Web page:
We scanned the world of IoT – it’s not what you think it is

Jeff Elder 21 Jun 2019

Stanford and Avast researchers analyzed user-initiated scans of 83 million IoT devices in 16 million homes and found three big truths you don’t often hear about

The Internet of Things is a panoply of ingenious new devices making our future more convenient and sophisticated – until the machines turn on us and the whole thing comes crashing down.

At least, that’s the narrative that often plays out in popular culture. Research and the media can also reflect this view of a sprawling variety of sophisticated devices all making up one big connected network. The problem is, that’s not really what the Internet of Things is like in real people’s actual homes.

Researchers from Stanford University and Avast analyzed user-contributed scans of 16 million homes and 83 million devices. The researchers found three big truths about the security of smart devices that you almost never hear about.

There isn’t one Internet of Things – there are many

The types of IoT devices that are commonly found in homes varies greatly from region to region. Surveillance cameras are most popular in South and Southeast Asia, while work appliances, such as printers and fax machines prevail in East Asia and Sub-Saharan Africa, and home assistants are present in 10% of homes in North America but have yet to see significant adoption in other markets. The security of IoT devices also varies greatly in different regions, the researchers found by examining devices’ open services, weak default credentials, and vulnerability to known attacks.

A small group of vendors dominates

More than 90% of Internet of Things devices are made by just 100 manufacturers, and the researchers found that security safeguards from just a few vendors could have global impact. “This puts these manufacturers in a unique position to ensure that consumers have access to devices with strong privacy and security by design,” said Rajarshi Gupta, Head of artificial intelligence at Avast. Some device types are dominated by a small handful of vendors. For example, Amazon and Google account for over 90% of voice assistant devices globally. Game consoles are dominated by three major players (Microsoft, Sony, Nintendo) in almost every region across the world.

Older devices are often overlooked

Researchers also found that there has been a fundamental misunderstanding of what devices consumers are actually adopting, and how they are configured in practice. Recent security research has focused on new home IoT devices, such as smart locks and home automation. The research results suggest that while these devices are growing in importance in western regions, they are far from the most common IoT devices around the world. Instead, home IoT in many places is better characterized by smart TVs, printers, game consoles, and surveillance devices – devices that have been connected to our home networks for more than a decade and have the weakest security. “These devices must be considered because home networks are only as secure as their weakest link,” said Deepali Garg, senior Data Scientist at Avast. “Instead of being afraid of the latest smart devices, consumers should take a few minutes to secure the printers and game consoles they have had for years.”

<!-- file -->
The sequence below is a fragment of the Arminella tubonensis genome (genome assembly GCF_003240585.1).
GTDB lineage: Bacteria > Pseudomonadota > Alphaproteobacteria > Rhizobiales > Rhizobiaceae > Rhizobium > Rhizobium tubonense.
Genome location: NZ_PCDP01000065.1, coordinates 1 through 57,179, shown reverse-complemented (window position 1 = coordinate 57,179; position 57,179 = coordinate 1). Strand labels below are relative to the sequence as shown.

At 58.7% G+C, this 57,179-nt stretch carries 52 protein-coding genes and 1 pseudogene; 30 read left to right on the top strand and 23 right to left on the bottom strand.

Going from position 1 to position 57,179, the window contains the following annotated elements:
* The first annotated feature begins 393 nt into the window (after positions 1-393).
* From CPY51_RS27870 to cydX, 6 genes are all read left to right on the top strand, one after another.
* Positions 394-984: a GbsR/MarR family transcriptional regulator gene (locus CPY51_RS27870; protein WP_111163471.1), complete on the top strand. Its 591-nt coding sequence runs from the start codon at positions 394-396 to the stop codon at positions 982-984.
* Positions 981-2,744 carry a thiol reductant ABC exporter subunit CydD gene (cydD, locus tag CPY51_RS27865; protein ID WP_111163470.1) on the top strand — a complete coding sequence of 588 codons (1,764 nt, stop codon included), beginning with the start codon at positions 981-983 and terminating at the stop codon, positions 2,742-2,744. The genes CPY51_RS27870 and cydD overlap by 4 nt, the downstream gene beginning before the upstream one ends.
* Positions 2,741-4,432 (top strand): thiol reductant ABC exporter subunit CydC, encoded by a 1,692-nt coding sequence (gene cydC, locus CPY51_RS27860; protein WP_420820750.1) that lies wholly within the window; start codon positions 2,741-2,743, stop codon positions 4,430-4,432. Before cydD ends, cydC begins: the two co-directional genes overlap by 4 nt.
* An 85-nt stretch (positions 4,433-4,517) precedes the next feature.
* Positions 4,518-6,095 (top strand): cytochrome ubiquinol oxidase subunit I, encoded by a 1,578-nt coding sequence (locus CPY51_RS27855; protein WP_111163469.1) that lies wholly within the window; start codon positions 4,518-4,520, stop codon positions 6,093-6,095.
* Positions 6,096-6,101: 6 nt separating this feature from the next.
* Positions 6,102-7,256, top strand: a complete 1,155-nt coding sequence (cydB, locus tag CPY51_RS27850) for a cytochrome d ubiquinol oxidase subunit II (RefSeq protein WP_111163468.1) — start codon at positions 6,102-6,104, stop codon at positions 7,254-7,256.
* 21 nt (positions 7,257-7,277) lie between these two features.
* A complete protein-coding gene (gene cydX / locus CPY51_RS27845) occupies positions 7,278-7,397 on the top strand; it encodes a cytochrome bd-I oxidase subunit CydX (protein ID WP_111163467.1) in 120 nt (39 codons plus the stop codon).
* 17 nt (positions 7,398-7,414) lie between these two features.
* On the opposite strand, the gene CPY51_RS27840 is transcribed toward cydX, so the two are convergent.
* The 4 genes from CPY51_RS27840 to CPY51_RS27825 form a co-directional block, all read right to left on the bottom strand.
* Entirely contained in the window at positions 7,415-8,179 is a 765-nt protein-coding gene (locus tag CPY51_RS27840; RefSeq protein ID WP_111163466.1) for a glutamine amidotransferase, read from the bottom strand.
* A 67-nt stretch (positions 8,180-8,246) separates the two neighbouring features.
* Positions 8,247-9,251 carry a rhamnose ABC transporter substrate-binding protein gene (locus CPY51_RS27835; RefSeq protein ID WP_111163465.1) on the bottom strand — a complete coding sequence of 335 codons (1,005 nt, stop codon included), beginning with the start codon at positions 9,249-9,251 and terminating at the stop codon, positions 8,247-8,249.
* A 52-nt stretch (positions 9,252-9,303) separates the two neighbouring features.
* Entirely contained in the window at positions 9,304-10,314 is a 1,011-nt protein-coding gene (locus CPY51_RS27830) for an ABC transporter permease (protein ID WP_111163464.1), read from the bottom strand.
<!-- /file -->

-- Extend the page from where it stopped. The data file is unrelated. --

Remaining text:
The researchers recommended that the security community start addressing these challenges by encouraging the largest offending vendors to adopt better security practices. On the policy end, law enforcement and legal entities have started to provide legal disincentives for weak security practices, the report notes. Here’s how you can take a look at the security of your smart devices.

How privacy was safeguarded in the study

For the paper, Stanford and Avast researchers leveraged data collected from user-initiated network scans in 16M households that agreed to share data for research and development purposes. To ensure that the data was collected in line with user expectations, researchers only collected statistics about homes where the user explicitly agreed to share data for research purposes. Researchers never had access to data about individual homes or users; no personally identifiable information was ever shared with them.

The findings have been published in a new research paper, being presented at the Usenix Security Conference 2019, “All Things Considered: An Analysis of IoT Devices on Home Networks” and can be found here.

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